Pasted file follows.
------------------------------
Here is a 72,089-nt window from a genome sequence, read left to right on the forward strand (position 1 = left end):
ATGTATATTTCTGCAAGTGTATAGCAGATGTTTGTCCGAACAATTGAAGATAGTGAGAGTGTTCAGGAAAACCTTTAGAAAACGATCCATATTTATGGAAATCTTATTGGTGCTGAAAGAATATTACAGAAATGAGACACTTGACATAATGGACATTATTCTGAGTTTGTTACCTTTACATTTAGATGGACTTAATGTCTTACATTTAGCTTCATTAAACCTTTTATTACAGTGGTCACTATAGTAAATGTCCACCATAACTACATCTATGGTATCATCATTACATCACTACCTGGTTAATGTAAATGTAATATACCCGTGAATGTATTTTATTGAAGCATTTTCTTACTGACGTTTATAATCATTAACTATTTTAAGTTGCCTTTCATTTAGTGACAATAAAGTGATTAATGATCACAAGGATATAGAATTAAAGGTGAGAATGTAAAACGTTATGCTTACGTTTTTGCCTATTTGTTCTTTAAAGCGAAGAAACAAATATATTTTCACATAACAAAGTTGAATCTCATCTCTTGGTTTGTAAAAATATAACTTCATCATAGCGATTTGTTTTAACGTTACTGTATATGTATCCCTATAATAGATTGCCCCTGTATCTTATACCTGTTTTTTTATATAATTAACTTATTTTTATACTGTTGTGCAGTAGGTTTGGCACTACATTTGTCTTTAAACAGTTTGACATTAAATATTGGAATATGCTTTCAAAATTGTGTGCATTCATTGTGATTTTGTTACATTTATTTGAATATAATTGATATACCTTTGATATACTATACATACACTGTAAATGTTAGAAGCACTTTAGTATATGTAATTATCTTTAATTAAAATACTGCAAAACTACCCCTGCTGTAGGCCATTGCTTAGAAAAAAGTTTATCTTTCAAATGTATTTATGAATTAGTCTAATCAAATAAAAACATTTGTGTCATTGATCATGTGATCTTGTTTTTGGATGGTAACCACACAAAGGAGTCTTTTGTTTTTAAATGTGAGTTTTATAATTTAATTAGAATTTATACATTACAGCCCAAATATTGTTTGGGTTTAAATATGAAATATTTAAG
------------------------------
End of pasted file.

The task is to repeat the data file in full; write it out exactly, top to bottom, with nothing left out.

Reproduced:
Here is a 72,089-nt window from a genome sequence, read left to right on the forward strand (position 1 = left end):
ATGTATATTTCTGCAAGTGTATAGCAGATGTTTGTCCGAACAATTGAAGATAGTGAGAGTGTTCAGGAAAACCTTTAGAAAACGATCCATATTTATGGAAATCTTATTGGTGCTGAAAGAATATTACAGAAATGAGACACTTGACATAATGGACATTATTCTGAGTTTGTTACCTTTACATTTAGATGGACTTAATGTCTTACATTTAGCTTCATTAAACCTTTTATTACAGTGGTCACTATAGTAAATGTCCACCATAACTACATCTATGGTATCATCATTACATCACTACCTGGTTAATGTAAATGTAATATACCCGTGAATGTATTTTATTGAAGCATTTTCTTACTGACGTTTATAATCATTAACTATTTTAAGTTGCCTTTCATTTAGTGACAATAAAGTGATTAATGATCACAAGGATATAGAATTAAAGGTGAGAATGTAAAACGTTATGCTTACGTTTTTGCCTATTTGTTCTTTAAAGCGAAGAAACAAATATATTTTCACATAACAAAGTTGAATCTCATCTCTTGGTTTGTAAAAATATAACTTCATCATAGCGATTTGTTTTAACGTTACTGTATATGTATCCCTATAATAGATTGCCCCTGTATCTTATACCTGTTTTTTTATATAATTAACTTATTTTTATACTGTTGTGCAGTAGGTTTGGCACTACATTTGTCTTTAAACAGTTTGACATTAAATATTGGAATATGCTTTCAAAATTGTGTGCATTCATTGTGATTTTGTTACATTTATTTGAATATAATTGATATACCTTTGATATACTATACATACACTGTAAATGTTAGAAGCACTTTAGTATATGTAATTATCTTTAATTAAAATACTGCAAAACTACCCCTGCTGTAGGCCATTGCTTAGAAAAAAGTTTATCTTTCAAATGTATTTATGAATTAGTCTAATCAAATAAAAACATTTGTGTCATTGATCATGTGATCTTGTTTTTGGATGGTAACCACACAAAGGAGTCTTTTGTTTTTAAATGTGAGTTTTATAATTTAATTAGAATTTATACATTACAGCCCAAATATTGTTTGGGTTTAAATATGAAATATTTAAG